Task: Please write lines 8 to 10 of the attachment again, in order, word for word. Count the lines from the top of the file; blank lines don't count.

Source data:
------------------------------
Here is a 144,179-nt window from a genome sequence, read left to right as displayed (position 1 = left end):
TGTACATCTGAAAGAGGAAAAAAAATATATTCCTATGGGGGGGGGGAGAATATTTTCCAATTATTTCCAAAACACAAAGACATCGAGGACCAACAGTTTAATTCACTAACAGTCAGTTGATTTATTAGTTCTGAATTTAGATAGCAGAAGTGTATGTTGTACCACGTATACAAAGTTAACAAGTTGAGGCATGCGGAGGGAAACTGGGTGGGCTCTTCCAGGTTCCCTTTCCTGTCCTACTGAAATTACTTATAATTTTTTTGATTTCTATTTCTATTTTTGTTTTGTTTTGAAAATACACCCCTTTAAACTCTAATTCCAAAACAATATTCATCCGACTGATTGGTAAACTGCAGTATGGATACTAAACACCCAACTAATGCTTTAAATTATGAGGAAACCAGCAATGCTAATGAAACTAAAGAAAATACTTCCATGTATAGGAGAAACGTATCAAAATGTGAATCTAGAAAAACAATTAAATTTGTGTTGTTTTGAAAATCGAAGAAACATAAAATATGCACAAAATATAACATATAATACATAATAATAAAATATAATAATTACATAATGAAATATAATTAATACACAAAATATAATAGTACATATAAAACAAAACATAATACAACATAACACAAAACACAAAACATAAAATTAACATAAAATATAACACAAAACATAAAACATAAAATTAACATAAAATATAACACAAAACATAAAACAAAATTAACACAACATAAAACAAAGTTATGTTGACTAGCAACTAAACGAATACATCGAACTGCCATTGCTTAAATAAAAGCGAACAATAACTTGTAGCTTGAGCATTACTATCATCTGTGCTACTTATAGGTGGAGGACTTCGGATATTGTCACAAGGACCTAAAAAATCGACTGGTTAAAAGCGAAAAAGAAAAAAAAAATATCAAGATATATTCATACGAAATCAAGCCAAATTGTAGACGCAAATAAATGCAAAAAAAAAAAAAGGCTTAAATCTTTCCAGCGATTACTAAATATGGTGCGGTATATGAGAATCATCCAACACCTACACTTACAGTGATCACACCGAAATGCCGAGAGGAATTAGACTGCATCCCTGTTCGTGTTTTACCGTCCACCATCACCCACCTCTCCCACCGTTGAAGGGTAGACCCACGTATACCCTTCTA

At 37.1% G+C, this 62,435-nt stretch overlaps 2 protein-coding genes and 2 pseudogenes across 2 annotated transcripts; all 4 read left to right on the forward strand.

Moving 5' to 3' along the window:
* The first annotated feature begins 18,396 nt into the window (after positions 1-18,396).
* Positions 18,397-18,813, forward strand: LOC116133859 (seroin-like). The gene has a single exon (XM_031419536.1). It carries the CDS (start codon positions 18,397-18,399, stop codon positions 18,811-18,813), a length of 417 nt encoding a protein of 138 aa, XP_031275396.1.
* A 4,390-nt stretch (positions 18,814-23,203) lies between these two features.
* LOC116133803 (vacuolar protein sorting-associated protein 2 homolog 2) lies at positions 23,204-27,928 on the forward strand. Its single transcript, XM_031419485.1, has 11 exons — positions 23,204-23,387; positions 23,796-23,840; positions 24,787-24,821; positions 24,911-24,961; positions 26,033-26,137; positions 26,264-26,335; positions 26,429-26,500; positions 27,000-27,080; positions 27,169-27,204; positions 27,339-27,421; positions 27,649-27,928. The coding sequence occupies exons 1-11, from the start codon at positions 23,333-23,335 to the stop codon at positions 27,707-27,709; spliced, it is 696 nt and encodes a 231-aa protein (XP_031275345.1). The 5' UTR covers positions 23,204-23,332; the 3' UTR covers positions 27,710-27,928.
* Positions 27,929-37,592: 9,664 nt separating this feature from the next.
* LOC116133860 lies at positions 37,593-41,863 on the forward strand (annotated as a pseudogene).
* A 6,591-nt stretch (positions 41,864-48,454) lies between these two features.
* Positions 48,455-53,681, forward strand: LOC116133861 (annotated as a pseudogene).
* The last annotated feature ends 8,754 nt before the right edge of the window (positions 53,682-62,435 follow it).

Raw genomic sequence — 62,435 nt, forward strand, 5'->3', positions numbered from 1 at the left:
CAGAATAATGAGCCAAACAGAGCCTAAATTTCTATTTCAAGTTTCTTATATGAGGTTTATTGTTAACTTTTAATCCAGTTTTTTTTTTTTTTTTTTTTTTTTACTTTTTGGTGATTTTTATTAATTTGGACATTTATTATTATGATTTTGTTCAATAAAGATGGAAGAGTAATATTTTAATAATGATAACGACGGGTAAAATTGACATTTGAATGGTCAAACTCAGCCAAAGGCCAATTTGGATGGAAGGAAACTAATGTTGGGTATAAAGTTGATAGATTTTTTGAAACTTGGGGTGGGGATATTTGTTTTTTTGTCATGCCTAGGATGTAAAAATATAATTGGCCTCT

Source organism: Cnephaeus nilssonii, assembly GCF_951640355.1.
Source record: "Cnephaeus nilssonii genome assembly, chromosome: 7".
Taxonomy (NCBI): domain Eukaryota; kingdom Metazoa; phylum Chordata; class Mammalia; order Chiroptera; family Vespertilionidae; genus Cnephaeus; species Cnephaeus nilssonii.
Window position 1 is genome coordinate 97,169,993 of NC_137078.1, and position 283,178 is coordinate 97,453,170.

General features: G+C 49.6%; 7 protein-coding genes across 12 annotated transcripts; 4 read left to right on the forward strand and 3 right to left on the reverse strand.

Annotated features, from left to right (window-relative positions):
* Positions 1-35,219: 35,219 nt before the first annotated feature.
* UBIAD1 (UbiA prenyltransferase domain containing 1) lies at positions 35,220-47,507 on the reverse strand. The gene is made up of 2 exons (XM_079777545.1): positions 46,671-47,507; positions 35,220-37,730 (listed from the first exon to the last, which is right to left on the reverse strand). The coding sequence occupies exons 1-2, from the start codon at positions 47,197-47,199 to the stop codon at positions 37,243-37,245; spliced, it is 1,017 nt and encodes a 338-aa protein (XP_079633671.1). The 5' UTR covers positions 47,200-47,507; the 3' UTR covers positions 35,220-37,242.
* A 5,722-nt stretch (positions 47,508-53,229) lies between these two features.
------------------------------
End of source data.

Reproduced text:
* LOC116133803 (vacuolar protein sorting-associated protein 2 homolog 2) lies at positions 23,204-27,928 on the forward strand. Its single transcript, XM_031419485.1, has 11 exons — positions 23,204-23,387; positions 23,796-23,840; positions 24,787-24,821; positions 24,911-24,961; positions 26,033-26,137; positions 26,264-26,335; positions 26,429-26,500; positions 27,000-27,080; positions 27,169-27,204; positions 27,339-27,421; positions 27,649-27,928. The coding sequence occupies exons 1-11, from the start codon at positions 23,333-23,335 to the stop codon at positions 27,707-27,709; spliced, it is 696 nt and encodes a 231-aa protein (XP_031275345.1). The 5' UTR covers positions 23,204-23,332; the 3' UTR covers positions 27,710-27,928.
* Positions 27,929-37,592: 9,664 nt separating this feature from the next.
* LOC116133860 lies at positions 37,593-41,863 on the forward strand (annotated as a pseudogene).